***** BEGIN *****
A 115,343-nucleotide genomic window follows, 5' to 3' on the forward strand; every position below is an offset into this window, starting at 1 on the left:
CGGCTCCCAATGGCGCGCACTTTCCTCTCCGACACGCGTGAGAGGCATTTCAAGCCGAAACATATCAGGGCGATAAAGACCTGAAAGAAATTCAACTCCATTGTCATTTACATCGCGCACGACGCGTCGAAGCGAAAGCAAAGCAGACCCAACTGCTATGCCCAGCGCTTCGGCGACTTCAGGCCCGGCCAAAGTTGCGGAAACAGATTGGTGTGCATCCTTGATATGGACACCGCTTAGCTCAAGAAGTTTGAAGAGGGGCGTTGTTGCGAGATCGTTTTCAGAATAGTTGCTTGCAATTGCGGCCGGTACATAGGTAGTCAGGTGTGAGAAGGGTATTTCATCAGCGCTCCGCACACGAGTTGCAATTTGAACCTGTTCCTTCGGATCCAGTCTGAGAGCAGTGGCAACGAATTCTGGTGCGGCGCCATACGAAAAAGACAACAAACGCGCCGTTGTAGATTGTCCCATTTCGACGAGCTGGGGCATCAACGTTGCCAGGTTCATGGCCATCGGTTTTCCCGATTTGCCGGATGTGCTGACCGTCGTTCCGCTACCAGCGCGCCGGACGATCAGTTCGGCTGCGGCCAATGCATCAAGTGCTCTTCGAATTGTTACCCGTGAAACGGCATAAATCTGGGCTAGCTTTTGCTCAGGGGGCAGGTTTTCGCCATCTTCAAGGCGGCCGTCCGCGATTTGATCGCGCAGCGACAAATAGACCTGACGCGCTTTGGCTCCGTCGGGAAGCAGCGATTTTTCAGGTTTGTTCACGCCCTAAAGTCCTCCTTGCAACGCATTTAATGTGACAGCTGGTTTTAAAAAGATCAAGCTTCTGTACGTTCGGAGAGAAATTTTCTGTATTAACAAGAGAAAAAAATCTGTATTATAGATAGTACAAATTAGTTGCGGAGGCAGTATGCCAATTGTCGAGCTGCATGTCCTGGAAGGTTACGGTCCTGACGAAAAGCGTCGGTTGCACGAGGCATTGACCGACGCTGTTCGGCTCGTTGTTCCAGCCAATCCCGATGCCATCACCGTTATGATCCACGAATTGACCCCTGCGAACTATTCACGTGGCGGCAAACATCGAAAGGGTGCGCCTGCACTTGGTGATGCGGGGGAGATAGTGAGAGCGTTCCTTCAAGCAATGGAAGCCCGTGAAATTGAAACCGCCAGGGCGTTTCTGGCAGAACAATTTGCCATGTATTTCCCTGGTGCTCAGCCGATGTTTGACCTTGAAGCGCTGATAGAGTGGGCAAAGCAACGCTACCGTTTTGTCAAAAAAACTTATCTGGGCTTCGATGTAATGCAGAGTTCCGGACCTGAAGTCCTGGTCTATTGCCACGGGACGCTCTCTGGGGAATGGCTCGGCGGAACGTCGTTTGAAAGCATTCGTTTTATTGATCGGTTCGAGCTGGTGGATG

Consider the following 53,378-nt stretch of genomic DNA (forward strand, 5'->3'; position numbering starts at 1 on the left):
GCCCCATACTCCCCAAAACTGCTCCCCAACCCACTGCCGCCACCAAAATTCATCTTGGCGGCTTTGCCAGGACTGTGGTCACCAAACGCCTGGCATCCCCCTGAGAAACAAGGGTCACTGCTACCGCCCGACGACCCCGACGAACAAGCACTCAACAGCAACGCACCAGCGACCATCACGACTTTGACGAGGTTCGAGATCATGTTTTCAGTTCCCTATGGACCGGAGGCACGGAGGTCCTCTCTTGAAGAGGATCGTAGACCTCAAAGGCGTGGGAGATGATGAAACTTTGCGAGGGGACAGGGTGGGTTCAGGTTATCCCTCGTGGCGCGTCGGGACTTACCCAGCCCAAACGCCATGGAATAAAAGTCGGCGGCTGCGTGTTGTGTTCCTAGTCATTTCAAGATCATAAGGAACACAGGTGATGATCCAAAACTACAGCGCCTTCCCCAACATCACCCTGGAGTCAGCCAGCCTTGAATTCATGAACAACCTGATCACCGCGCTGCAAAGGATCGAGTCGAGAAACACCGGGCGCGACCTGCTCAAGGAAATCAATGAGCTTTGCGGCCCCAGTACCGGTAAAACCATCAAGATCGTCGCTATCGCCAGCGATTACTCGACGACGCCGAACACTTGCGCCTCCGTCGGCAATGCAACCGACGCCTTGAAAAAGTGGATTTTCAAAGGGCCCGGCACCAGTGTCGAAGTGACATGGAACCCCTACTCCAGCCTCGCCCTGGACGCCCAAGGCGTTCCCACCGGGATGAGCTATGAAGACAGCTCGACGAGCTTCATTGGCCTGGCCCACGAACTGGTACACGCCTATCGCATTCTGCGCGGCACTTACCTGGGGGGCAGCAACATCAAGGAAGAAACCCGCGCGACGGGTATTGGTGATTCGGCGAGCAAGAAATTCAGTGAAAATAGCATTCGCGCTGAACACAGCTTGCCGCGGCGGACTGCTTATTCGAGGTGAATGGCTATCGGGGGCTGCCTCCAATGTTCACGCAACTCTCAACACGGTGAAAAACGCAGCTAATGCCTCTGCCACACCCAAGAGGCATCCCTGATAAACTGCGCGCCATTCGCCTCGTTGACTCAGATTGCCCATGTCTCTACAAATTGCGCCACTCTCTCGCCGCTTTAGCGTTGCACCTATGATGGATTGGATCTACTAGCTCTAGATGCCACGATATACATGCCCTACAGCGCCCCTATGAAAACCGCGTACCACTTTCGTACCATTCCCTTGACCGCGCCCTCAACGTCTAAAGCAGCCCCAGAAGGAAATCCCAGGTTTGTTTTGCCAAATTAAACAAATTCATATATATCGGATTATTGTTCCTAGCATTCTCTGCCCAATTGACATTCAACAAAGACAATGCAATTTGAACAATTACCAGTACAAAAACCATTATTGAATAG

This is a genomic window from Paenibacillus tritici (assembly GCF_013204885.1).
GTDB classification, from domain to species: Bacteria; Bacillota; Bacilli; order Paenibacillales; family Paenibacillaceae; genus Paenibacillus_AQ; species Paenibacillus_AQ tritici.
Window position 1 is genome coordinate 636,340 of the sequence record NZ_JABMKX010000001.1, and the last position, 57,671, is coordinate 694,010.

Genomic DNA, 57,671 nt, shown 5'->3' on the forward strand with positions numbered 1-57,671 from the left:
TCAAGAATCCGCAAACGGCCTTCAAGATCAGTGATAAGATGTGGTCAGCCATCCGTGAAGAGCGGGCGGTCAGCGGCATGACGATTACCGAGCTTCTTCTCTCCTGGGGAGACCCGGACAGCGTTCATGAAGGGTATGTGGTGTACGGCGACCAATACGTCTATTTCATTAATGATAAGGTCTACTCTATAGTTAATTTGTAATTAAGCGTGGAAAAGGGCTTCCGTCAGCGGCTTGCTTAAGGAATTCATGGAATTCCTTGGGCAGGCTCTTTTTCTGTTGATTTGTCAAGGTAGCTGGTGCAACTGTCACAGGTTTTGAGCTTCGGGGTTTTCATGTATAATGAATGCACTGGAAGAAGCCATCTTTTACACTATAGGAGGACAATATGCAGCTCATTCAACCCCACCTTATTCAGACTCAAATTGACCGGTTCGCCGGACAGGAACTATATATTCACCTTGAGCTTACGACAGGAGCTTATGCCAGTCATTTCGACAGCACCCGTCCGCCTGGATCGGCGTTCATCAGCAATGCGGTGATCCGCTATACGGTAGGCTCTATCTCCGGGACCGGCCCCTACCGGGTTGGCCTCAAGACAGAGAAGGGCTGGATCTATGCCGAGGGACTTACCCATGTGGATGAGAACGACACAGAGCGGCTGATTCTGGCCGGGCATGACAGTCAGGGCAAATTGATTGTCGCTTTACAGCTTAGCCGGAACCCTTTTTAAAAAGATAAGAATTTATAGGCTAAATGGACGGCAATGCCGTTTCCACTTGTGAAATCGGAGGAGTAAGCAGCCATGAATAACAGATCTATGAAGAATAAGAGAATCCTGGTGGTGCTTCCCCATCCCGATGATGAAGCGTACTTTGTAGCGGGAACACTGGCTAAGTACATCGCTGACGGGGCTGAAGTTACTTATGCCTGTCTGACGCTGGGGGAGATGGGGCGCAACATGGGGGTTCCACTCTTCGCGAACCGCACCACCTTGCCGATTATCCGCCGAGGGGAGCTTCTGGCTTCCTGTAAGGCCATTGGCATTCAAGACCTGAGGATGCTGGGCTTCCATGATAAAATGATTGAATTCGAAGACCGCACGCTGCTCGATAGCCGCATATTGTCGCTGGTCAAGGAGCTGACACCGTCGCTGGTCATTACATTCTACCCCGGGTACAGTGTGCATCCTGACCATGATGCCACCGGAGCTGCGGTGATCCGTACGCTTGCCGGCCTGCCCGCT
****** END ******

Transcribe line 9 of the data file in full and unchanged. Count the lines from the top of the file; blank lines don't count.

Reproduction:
TCAAGAATCCGCAAACGGCCTTCAAGATCAGTGATAAGATGTGGTCAGCCATCCGTGAAGAGCGGGCGGTCAGCGGCATGACGATTACCGAGCTTCTTCTCTCCTGGGGAGACCCGGACAGCGTTCATGAAGGGTATGTGGTGTACGGCGACCAATACGTCTATTTCATTAATGATAAGGTCTACTCTATAGTTAATTTGTAATTAAGCGTGGAAAAGGGCTTCCGTCAGCGGCTTGCTTAAGGAATTCATGGAATTCCTTGGGCAGGCTCTTTTTCTGTTGATTTGTCAAGGTAGCTGGTGCAACTGTCACAGGTTTTGAGCTTCGGGGTTTTCATGTATAATGAATGCACTGGAAGAAGCCATCTTTTACACTATAGGAGGACAATATGCAGCTCATTCAACCCCACCTTATTCAGACTCAAATTGACCGGTTCGCCGGACAGGAACTATATATTCACCTTGAGCTTACGACAGGAGCTTATGCCAGTCATTTCGACAGCACCCGTCCGCCTGGATCGGCGTTCATCAGCAATGCGGTGATCCGCTATACGGTAGGCTCTATCTCCGGGACCGGCCCCTACCGGGTTGGCCTCAAGACAGAGAAGGGCTGGATCTATGCCGAGGGACTTACCCATGTGGATGAGAACGACACAGAGCGGCTGATTCTGGCCGGGCATGACAGTCAGGGCAAATTGATTGTCGCTTTACAGCTTAGCCGGAACCCTTTTTAAAAAGATAAGAATTTATAGGCTAAATGGACGGCAATGCCGTTTCCACTTGTGAAATCGGAGGAGTAAGCAGCCATGAATAACAGATCTATGAAGAATAAGAGAATCCTGGTGGTGCTTCCCCATCCCGATGATGAAGCGTACTTTGTAGCGGGAACACTGGCTAAGTACATCGCTGACGGGGCTGAAGTTACTTATGCCTGTCTGACGCTGGGGGAGATGGGGCGCAACATGGGGGTTCCACTCTTCGCGAACCGCACCACCTTGCCGATTATCCGCCGAGGGGAGCTTCTGGCTTCCTGTAAGGCCATTGGCATTCAAGACCTGAGGATGCTGGGCTTCCATGATAAAATGATTGAATTCGAAGACCGCACGCTGCTCGATAGCCGCATATTGTCGCTGGTCAAGGAGCTGACACCGTCGCTGGTCATTACATTCTACCCCGGGTACAGTGTGCATCCTGACCATGATGCCACCGGAGCTGCGGTGATCCGTACGCTTGCCGGCCTGCCCGCT